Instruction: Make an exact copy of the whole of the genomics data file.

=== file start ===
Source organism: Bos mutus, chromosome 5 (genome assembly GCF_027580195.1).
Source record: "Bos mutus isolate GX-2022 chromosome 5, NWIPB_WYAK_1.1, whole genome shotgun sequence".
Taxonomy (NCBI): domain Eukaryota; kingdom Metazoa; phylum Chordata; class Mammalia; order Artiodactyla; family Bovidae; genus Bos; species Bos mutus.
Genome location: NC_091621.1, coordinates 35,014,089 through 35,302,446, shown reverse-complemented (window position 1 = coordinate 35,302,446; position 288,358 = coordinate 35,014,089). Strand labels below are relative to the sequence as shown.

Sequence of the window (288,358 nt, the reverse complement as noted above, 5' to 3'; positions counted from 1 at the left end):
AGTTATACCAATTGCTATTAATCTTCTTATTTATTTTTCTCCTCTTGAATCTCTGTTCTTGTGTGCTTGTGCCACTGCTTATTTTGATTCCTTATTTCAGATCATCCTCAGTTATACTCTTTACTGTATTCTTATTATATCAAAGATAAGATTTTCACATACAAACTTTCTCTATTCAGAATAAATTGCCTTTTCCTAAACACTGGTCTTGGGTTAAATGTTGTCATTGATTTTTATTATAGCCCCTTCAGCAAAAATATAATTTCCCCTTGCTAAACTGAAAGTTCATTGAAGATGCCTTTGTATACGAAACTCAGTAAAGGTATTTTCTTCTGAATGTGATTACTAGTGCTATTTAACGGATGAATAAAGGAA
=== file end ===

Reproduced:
Source organism: Bos mutus, chromosome 5 (genome assembly GCF_027580195.1).
Source record: "Bos mutus isolate GX-2022 chromosome 5, NWIPB_WYAK_1.1, whole genome shotgun sequence".
Taxonomy (NCBI): domain Eukaryota; kingdom Metazoa; phylum Chordata; class Mammalia; order Artiodactyla; family Bovidae; genus Bos; species Bos mutus.
Genome location: NC_091621.1, coordinates 35,014,089 through 35,302,446, shown reverse-complemented (window position 1 = coordinate 35,302,446; position 288,358 = coordinate 35,014,089). Strand labels below are relative to the sequence as shown.

Sequence of the window (288,358 nt, the reverse complement as noted above, 5' to 3'; positions counted from 1 at the left end):
AGTTATACCAATTGCTATTAATCTTCTTATTTATTTTTCTCCTCTTGAATCTCTGTTCTTGTGTGCTTGTGCCACTGCTTATTTTGATTCCTTATTTCAGATCATCCTCAGTTATACTCTTTACTGTATTCTTATTATATCAAAGATAAGATTTTCACATACAAACTTTCTCTATTCAGAATAAATTGCCTTTTCCTAAACACTGGTCTTGGGTTAAATGTTGTCATTGATTTTTATTATAGCCCCTTCAGCAAAAATATAATTTCCCCTTGCTAAACTGAAAGTTCATTGAAGATGCCTTTGTATACGAAACTCAGTAAAGGTATTTTCTTCTGAATGTGATTACTAGTGCTATTTAACGGATGAATAAAGGAA